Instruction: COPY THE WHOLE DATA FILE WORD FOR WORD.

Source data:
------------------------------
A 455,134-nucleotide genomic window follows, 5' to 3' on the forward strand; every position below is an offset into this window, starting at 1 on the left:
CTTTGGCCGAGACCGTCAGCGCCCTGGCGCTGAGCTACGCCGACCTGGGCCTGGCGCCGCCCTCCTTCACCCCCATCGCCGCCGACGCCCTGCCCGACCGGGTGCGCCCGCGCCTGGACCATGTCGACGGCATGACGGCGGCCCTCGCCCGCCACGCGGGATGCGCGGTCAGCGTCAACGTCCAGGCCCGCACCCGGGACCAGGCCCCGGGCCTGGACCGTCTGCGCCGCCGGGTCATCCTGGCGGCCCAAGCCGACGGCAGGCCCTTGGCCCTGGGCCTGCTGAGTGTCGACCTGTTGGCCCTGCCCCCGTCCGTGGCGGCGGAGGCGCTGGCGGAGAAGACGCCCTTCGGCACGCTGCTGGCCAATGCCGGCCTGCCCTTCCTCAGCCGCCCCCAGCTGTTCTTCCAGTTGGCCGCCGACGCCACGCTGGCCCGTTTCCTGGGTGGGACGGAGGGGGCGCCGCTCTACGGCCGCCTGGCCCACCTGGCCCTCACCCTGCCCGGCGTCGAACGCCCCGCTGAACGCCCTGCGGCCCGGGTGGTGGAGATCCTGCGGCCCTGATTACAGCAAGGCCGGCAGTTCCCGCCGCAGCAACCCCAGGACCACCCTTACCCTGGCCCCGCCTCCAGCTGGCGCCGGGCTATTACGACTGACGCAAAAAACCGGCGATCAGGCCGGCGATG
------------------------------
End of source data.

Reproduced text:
A 455,134-nucleotide genomic window follows, 5' to 3' on the forward strand; every position below is an offset into this window, starting at 1 on the left:
CTTTGGCCGAGACCGTCAGCGCCCTGGCGCTGAGCTACGCCGACCTGGGCCTGGCGCCGCCCTCCTTCACCCCCATCGCCGCCGACGCCCTGCCCGACCGGGTGCGCCCGCGCCTGGACCATGTCGACGGCATGACGGCGGCCCTCGCCCGCCACGCGGGATGCGCGGTCAGCGTCAACGTCCAGGCCCGCACCCGGGACCAGGCCCCGGGCCTGGACCGTCTGCGCCGCCGGGTCATCCTGGCGGCCCAAGCCGACGGCAGGCCCTTGGCCCTGGGCCTGCTGAGTGTCGACCTGTTGGCCCTGCCCCCGTCCGTGGCGGCGGAGGCGCTGGCGGAGAAGACGCCCTTCGGCACGCTGCTGGCCAATGCCGGCCTGCCCTTCCTCAGCCGCCCCCAGCTGTTCTTCCAGTTGGCCGCCGACGCCACGCTGGCCCGTTTCCTGGGTGGGACGGAGGGGGCGCCGCTCTACGGCCGCCTGGCCCACCTGGCCCTCACCCTGCCCGGCGTCGAACGCCCCGCTGAACGCCCTGCGGCCCGGGTGGTGGAGATCCTGCGGCCCTGATTACAGCAAGGCCGGCAGTTCCCGCCGCAGCAACCCCAGGACCACCCTTACCCTGGCCCCGCCTCCAGCTGGCGCCGGGCTATTACGACTGACGCAAAAAACCGGCGATCAGGCCGGCGATG